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Biophys Chem. 1995 Nov;56(3):215-26.

Defining control coefficients in non-ideal metabolic pathways.

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A.N. Belozersky Institute of Physico-Chemical Biology, Moscow State University, 119899 Moscow, Russia.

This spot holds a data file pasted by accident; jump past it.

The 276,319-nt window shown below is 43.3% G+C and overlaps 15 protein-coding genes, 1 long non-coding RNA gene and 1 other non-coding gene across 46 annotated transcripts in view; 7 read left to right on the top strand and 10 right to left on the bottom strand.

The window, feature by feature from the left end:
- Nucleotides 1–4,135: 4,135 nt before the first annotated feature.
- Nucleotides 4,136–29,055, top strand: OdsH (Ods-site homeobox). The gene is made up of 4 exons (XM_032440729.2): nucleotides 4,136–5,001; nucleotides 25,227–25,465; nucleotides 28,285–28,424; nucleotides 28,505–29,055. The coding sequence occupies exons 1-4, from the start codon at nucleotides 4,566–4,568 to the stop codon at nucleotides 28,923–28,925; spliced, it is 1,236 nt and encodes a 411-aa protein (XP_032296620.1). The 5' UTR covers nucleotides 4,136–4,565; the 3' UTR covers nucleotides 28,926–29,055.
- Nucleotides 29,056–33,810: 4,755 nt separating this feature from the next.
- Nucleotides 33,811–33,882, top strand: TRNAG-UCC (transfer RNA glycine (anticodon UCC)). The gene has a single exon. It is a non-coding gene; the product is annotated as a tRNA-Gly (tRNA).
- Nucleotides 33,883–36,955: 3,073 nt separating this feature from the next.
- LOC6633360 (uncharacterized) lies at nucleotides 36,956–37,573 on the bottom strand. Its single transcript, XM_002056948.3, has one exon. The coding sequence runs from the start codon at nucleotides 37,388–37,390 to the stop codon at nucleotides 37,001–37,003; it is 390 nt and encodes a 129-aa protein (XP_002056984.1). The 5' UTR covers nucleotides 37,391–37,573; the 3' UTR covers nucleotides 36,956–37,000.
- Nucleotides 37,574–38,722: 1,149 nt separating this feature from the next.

The extent to which an enzyme controls a flux has been defined as the effect on that flux of a small modulation of the activity of that enzyme divided by the magnitude of the modulation. We here show that in pathways with metabolic channelling or high enzyme concentrations and conserved moieties involving both enzymic and non-enzymic species, this definition is ambiguous; the magnitude of the corresponding flux control coefficient depends on how the enzyme activity is modulated. This is illustrated with two models of biochemically relevant pathways, one in which dynamic metabolite channelling plays a role, and one with a moiety-conserved cycle. To avoid such ambiguity, we view biochemical pathways in a more detailed manner, i.e., as a network of elemental steps. We define 'elemental control coefficients' in terms of the effect on a flux of an equal modulation of the forward and reverse rate constant of any such elemental step (which may correspond to transitions between enzyme states). This elemental control coefficient is independent of the method of modulation. We show how metabolic control analysis can proceed when formulated in terms of the elemental control coefficients and how the traditional control coefficients are related to these elemental control coefficients. An 'impact' control coefficient is defined which quantifies the effect of an activation of all elemental processes in which an enzyme is involved. It equals the sum of the corresponding elemental control coefficients. In ideal metabolic pathways this impact control coefficient reduces to the traditional flux control coefficient. Differences between the traditional control coefficients are indicative of non-ideality of a metabolic pathway, i.e. of channelling or high enzyme concentrations.

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